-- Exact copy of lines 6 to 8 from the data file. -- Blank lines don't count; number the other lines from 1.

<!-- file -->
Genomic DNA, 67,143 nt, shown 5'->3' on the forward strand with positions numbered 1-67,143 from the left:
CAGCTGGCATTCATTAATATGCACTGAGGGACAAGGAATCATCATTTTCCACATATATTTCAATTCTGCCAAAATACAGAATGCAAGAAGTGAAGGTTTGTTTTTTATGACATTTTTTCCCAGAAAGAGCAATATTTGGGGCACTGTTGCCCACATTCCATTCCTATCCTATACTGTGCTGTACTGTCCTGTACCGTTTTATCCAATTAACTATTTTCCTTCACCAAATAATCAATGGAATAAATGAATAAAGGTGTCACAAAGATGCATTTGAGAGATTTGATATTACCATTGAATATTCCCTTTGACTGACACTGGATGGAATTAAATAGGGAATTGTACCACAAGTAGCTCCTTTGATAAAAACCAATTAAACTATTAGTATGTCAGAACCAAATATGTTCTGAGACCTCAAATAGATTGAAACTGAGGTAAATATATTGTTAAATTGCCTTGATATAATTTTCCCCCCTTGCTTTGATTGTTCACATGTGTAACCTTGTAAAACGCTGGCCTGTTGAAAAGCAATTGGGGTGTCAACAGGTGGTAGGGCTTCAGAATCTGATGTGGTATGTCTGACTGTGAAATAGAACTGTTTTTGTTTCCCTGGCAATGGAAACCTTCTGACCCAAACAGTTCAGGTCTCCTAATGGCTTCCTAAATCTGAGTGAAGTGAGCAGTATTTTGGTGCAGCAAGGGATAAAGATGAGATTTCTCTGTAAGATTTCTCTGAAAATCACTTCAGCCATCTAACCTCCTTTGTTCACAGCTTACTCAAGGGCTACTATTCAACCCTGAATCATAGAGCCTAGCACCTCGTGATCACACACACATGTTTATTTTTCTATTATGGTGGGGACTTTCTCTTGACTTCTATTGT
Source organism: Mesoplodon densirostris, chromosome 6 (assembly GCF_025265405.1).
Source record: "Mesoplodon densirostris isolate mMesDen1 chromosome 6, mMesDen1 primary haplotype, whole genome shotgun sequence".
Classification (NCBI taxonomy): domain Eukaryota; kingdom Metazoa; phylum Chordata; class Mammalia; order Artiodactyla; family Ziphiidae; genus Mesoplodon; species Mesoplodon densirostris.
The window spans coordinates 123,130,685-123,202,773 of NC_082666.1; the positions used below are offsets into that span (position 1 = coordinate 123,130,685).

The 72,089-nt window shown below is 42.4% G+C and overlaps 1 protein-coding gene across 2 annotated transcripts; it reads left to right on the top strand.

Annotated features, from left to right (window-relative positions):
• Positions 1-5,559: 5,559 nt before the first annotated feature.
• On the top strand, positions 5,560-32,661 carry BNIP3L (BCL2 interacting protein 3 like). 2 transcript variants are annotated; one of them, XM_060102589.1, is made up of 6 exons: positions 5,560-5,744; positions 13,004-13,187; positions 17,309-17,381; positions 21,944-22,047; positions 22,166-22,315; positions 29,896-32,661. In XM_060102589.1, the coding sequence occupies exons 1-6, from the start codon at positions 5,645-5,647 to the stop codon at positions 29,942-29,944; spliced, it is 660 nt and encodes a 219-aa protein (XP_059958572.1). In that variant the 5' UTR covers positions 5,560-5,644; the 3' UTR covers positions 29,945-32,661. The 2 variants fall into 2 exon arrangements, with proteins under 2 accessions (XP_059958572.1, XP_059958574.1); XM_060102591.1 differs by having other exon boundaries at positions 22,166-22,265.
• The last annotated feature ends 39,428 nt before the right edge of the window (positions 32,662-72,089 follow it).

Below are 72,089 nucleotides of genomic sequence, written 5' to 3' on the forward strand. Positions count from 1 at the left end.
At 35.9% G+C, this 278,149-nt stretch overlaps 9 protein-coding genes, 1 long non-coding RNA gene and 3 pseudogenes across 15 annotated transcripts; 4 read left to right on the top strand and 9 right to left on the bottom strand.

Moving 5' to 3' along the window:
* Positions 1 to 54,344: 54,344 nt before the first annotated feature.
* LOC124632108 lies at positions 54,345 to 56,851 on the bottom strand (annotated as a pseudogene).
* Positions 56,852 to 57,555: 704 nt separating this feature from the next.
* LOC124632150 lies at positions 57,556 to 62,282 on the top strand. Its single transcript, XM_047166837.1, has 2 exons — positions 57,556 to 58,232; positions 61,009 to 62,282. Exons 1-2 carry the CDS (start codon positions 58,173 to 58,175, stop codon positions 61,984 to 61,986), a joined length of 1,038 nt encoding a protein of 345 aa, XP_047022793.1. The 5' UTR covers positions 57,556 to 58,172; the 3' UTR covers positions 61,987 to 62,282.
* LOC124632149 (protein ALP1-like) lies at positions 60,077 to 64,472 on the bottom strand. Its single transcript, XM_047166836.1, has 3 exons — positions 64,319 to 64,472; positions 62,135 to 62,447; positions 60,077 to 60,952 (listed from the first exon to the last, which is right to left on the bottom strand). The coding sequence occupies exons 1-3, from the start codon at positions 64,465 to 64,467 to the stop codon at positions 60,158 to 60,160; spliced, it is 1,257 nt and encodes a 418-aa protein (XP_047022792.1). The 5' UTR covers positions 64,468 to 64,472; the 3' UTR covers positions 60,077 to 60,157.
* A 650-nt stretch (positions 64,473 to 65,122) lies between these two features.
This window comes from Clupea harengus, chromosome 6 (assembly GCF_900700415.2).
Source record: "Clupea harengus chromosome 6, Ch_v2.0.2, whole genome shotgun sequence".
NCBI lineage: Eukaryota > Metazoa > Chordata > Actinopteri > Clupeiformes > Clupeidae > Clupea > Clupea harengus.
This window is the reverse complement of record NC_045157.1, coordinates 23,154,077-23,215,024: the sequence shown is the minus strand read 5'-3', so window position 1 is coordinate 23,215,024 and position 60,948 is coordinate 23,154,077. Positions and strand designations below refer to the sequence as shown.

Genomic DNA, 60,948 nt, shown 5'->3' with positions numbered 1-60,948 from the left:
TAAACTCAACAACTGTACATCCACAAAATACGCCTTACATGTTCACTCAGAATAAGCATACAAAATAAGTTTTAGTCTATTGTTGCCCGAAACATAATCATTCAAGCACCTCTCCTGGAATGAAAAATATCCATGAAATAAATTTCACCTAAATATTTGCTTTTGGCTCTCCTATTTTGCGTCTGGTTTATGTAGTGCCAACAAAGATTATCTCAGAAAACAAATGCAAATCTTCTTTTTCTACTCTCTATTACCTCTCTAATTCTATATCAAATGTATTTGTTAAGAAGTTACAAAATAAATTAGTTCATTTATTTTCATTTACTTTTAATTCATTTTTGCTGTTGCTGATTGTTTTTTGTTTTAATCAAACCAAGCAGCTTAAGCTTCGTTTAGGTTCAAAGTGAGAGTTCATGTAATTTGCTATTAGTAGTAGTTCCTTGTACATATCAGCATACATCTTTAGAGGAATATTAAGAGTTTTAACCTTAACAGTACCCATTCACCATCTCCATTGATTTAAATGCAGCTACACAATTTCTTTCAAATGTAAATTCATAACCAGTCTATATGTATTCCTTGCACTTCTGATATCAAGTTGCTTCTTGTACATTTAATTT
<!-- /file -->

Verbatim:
The window spans coordinates 123,130,685-123,202,773 of NC_082666.1; the positions used below are offsets into that span (position 1 = coordinate 123,130,685).

The 72,089-nt window shown below is 42.4% G+C and overlaps 1 protein-coding gene across 2 annotated transcripts; it reads left to right on the top strand.

Annotated features, from left to right (window-relative positions):